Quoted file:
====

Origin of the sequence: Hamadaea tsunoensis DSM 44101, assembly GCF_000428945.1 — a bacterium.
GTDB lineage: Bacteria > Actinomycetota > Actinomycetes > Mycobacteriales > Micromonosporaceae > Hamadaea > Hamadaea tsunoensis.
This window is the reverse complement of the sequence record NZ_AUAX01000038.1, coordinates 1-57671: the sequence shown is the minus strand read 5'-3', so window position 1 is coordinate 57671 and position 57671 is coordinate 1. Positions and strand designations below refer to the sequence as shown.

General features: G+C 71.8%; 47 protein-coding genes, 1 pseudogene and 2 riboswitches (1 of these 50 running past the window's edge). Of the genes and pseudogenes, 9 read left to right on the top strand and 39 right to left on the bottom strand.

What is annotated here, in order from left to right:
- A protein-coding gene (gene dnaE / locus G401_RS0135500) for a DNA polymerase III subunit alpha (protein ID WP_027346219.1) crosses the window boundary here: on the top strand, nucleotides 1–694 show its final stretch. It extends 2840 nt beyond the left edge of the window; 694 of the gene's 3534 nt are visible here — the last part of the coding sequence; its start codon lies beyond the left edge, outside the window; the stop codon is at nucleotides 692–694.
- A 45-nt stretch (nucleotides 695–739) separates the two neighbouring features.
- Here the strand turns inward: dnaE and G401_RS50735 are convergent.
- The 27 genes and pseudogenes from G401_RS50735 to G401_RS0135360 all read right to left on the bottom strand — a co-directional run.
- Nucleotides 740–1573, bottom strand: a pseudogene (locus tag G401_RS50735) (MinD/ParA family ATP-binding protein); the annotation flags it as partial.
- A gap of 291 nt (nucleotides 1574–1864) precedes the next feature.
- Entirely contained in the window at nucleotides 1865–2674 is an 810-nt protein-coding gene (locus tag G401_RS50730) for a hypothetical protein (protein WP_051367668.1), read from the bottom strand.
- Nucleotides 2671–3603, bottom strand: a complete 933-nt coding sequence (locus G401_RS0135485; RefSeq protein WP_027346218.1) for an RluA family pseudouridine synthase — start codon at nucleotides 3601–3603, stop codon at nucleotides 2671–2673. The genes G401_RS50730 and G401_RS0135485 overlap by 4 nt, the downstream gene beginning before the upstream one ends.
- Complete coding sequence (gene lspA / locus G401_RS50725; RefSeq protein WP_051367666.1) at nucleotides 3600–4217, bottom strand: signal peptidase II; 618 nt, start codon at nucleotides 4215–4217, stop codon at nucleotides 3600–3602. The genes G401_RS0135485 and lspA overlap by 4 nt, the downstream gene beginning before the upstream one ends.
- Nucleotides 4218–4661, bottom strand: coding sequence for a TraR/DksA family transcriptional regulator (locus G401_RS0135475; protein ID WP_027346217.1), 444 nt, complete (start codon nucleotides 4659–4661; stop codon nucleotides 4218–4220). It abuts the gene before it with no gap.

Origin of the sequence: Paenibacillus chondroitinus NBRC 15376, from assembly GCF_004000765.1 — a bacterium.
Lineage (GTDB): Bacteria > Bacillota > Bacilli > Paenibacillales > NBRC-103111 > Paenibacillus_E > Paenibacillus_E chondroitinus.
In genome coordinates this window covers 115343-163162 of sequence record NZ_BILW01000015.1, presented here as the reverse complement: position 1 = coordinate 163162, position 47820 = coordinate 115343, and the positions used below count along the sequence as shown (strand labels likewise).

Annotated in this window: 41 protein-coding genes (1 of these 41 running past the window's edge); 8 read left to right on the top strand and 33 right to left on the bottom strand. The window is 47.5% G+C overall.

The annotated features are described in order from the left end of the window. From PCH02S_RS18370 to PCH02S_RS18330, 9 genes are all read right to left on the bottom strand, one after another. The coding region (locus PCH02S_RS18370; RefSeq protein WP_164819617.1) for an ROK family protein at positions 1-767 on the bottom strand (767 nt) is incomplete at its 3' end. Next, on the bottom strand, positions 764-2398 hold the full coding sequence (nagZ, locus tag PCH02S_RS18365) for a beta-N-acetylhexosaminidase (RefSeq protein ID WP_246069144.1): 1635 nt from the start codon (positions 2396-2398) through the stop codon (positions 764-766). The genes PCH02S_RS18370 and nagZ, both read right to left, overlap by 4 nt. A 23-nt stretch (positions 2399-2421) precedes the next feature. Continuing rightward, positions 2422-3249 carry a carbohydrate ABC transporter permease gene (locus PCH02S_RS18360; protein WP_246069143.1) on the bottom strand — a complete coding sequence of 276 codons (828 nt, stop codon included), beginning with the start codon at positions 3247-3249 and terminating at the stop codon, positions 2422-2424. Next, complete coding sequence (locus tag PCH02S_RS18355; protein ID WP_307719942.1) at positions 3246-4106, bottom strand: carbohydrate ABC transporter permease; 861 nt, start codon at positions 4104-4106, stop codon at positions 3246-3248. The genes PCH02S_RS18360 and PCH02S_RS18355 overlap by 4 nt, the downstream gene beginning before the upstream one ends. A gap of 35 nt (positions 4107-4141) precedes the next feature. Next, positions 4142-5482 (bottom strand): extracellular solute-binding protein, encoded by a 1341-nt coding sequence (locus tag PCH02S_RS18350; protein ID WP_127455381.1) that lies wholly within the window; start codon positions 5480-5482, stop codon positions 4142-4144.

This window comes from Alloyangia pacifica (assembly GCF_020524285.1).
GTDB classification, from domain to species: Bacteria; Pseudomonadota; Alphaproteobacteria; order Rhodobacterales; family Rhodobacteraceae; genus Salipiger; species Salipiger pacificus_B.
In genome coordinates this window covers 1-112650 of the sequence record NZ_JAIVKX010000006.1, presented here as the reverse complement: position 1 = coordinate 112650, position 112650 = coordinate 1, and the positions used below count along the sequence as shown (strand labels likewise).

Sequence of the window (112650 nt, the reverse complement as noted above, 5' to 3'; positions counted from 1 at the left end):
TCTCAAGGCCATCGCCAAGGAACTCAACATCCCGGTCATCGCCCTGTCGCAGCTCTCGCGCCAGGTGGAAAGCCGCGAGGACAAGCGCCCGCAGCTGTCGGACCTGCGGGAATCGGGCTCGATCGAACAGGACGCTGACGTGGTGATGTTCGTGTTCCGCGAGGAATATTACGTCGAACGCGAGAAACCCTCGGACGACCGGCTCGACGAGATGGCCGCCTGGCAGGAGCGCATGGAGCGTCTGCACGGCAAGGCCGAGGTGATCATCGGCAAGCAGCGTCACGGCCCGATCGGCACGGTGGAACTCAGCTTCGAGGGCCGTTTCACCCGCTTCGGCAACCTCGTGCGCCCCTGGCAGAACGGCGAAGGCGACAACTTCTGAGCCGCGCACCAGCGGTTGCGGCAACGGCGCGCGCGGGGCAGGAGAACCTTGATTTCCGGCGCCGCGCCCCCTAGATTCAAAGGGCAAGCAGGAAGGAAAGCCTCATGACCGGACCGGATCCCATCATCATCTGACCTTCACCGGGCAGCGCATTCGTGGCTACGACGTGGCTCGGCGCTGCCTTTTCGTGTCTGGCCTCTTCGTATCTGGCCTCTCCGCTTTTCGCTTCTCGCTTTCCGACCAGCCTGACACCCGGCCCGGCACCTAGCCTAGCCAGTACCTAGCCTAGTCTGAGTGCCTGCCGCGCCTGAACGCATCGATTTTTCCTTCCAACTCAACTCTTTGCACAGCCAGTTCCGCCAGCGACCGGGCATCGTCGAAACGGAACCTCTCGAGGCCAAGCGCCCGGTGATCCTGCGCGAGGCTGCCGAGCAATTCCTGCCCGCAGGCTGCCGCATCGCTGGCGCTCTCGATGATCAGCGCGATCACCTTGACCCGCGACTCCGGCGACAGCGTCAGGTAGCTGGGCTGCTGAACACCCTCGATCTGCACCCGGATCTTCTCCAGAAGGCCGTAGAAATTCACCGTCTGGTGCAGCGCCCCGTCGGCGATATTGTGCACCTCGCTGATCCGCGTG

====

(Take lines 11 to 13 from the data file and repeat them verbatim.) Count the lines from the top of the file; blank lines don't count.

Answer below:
- A gap of 291 nt (nucleotides 1574–1864) precedes the next feature.
- Entirely contained in the window at nucleotides 1865–2674 is an 810-nt protein-coding gene (locus tag G401_RS50730) for a hypothetical protein (protein WP_051367668.1), read from the bottom strand.
- Nucleotides 2671–3603, bottom strand: a complete 933-nt coding sequence (locus G401_RS0135485; RefSeq protein WP_027346218.1) for an RluA family pseudouridine synthase — start codon at nucleotides 3601–3603, stop codon at nucleotides 2671–2673. The genes G401_RS50730 and G401_RS0135485 overlap by 4 nt, the downstream gene beginning before the upstream one ends.